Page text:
Spider-Man can do whatever a spider can, but there are limits to his powers, at least in the Marvel Cinematic Universe. In Spider-Man: Homecoming, Spidey’s list of powers surprisingly doesn’t include one of his most famous: his Spider-Sense.
Ever since Spider-Man‘s first comic book adventures, Peter Parker gained a “spider-sense” after he was bit by the radioactive spider. The “spider-sense” causes a tingling at the back of his skull, alerting him of danger. It’s similar to the “radar sense” that’s among Daredevil’s powers. Peter’s “spider-sense” was also featured in the previous Spider-Man movies.
In an interview with CinemaBlend, Homecoming director Jon Watts explained that the power was used a lot in the previous films, so he didn’t want to “lean” on it.
“I feel like we have seen a lot of Spider Sense in the previous films, so we didn’t really lean into that as hard as they have in the previous films. But I do think it is a really interesting thing to explore,” the director said.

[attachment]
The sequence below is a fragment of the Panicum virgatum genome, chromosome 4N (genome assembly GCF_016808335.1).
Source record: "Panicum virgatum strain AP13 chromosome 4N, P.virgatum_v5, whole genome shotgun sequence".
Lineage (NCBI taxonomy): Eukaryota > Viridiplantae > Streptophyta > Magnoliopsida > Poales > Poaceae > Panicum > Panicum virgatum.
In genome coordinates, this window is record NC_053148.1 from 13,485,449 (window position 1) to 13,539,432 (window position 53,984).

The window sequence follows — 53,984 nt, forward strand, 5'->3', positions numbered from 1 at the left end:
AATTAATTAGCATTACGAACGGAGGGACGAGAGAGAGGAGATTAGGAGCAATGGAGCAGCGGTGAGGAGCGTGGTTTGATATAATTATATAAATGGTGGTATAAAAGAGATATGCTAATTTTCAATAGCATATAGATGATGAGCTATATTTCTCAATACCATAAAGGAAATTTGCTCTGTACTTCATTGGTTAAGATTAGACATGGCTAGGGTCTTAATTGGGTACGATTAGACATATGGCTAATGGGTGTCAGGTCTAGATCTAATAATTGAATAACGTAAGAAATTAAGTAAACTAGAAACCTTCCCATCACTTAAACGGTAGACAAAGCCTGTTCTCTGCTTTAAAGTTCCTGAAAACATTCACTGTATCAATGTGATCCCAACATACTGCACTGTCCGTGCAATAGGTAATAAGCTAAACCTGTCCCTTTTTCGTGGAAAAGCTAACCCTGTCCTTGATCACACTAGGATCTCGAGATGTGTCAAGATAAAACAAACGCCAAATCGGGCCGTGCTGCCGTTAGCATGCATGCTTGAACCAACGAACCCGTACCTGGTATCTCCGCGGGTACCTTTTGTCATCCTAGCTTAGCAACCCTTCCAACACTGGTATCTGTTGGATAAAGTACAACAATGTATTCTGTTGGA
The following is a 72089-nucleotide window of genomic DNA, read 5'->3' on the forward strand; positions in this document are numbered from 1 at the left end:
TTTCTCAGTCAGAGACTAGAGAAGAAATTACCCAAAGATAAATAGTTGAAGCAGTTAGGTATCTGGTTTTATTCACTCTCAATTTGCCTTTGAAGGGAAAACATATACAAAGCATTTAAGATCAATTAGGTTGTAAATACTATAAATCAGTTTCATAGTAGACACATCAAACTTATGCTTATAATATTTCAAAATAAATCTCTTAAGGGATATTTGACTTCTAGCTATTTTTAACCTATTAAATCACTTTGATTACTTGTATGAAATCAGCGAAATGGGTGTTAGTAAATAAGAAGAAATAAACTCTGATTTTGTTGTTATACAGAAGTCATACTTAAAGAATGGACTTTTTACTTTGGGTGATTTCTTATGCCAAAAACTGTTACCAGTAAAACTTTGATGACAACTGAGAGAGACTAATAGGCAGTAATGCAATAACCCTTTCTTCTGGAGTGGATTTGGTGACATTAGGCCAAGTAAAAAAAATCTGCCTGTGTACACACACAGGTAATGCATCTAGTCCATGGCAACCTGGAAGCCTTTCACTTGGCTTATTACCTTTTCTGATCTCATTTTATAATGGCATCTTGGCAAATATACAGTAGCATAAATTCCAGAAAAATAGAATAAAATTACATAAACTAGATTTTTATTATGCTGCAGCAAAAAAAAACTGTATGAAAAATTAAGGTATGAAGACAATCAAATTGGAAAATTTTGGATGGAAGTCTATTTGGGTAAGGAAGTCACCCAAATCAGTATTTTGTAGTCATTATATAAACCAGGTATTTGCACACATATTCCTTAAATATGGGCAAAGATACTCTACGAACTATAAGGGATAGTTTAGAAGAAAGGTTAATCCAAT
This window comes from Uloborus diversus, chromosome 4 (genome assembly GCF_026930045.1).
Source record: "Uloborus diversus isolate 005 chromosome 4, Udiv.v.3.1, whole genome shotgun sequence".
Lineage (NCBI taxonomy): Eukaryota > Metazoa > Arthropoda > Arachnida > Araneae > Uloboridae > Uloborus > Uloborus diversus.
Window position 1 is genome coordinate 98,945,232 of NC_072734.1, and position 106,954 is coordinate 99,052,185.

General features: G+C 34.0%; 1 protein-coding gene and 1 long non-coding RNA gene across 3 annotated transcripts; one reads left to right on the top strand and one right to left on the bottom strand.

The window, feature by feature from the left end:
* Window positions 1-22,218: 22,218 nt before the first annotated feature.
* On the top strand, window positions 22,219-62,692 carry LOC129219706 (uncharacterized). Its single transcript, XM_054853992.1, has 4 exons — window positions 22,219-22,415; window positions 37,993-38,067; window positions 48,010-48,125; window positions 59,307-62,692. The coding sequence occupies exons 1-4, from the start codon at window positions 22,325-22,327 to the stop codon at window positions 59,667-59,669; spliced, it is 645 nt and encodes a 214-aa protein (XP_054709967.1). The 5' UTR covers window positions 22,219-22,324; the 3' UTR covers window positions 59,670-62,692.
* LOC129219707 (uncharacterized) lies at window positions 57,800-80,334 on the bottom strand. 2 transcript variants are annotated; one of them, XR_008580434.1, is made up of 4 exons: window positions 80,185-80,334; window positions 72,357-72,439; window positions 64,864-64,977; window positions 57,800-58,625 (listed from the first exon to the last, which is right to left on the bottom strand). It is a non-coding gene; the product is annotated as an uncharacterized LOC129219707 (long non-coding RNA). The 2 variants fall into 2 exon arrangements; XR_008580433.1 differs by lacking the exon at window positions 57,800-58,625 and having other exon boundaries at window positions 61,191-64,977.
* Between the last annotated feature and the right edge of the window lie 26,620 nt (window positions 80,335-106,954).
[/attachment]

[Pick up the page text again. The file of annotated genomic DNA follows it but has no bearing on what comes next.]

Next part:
Several of Spider-Man‘s other powers are still featured prominently in Homecoming and have been on display in trailers. He still has his super-strength and the ability to crawl up walls like a spider. Spider-Man has also displayed superhuman speed, durability and agility in the comics. He also has the power to heal faster than the normal human and has great reflexes.
Homecoming doesn’t show Spider-Man’s origin, since Marvel Studios and Sony Pictures agreed that it’s been shown over and over again. Since 2002, audiences have already had to sit through it twice. Excising the origin means Watts and star Tom Holland get to swing right into the action without rehashing what audiences already know.
In Spidey’s origin Peter is a nerdy high school student who is bit by a radioactive spider during a field trip. The spider gives him the powers of a spider, and Peter decides to use these powers for financial gain. While at a TV show taping, he lets a burglar go by and the man eventually kills his Uncle Ben. Peter is too late to save his uncle and he learns that “with great power, comes great responsibility.”